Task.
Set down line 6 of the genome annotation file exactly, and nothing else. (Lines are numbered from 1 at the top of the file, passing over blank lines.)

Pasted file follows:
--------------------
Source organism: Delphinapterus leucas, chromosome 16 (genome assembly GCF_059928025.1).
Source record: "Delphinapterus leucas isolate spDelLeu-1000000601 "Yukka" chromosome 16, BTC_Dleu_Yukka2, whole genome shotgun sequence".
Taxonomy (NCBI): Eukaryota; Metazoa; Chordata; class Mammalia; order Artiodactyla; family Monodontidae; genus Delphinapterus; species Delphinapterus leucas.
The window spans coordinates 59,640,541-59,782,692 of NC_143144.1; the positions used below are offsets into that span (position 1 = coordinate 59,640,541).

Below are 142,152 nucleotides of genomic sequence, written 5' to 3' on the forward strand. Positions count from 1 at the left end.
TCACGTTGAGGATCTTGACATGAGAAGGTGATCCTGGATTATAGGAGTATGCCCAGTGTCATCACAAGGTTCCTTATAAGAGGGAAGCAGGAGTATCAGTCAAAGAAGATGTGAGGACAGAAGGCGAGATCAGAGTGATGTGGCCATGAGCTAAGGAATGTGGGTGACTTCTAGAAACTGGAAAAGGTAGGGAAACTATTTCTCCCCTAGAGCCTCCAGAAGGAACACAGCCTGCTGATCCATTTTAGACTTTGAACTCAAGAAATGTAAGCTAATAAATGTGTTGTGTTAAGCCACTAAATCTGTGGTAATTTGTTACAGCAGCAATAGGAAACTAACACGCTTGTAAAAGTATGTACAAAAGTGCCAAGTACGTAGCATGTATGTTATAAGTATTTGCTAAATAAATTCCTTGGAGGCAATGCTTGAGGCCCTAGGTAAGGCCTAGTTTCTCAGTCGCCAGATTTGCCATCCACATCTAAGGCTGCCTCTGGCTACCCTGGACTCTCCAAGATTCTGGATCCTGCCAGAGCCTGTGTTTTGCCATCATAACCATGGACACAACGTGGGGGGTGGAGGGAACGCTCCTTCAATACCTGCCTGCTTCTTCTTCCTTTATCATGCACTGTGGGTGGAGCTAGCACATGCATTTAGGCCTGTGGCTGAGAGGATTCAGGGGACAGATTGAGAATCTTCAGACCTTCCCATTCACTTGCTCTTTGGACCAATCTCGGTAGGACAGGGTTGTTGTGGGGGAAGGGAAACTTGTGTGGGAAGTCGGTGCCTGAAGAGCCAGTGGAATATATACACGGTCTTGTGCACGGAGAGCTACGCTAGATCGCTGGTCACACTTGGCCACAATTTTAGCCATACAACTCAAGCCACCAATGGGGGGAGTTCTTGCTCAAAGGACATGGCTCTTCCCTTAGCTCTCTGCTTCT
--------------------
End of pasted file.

TCACGTTGAGGATCTTGACATGAGAAGGTGATCCTGGATTATAGGAGTATGCCCAGTGTCATCACAAGGTTCCTTATAAGAGGGAAGCAGGAGTATCAGTCAAAGAAGATGTGAGGACAGAAGGCGAGATCAGAGTGATGTGGCCATGAGCTAAGGAATGTGGGTGACTTCTAGAAACTGGAAAAGGTAGGGAAACTATTTCTCCCCTAGAGCCTCCAGAAGGAACACAGCCTGCTGATCCATTTTAGACTTTGAACTCAAGAAATGTAAGCTAATAAATGTGTTGTGTTAAGCCACTAAATCTGTGGTAATTTGTTACAGCAGCAATAGGAAACTAACACGCTTGTAAAAGTATGTACAAAAGTGCCAAGTACGTAGCATGTATGTTATAAGTATTTGCTAAATAAATTCCTTGGAGGCAATGCTTGAGGCCCTAGGTAAGGCCTAGTTTCTCAGTCGCCAGATTTGCCATCCACATCTAAGGCTGCCTCTGGCTACCCTGGACTCTCCAAGATTCTGGATCCTGCCAGAGCCTGTGTTTTGCCATCATAACCATGGACACAACGTGGGGGGTGGAGGGAACGCTCCTTCAATACCTGCCTGCTTCTTCTTCCTTTATCATGCACTGTGGGTGGAGCTAGCACATGCATTTAGGCCTGTGGCTGAGAGGATTCAGGGGACAGATTGAGAATCTTCAGACCTTCCCATTCACTTGCTCTTTGGACCAATCTCGGTAGGACAGGGTTGTTGTGGGGGAAGGGAAACTTGTGTGGGAAGTCGGTGCCTGAAGAGCCAGTGGAATATATACACGGTCTTGTGCACGGAGAGCTACGCTAGATCGCTGGTCACACTTGGCCACAATTTTAGCCATACAACTCAAGCCACCAATGGGGGGAGTTCTTGCTCAAAGGACATGGCTCTTCCCTTAGCTCTCTGCTTCT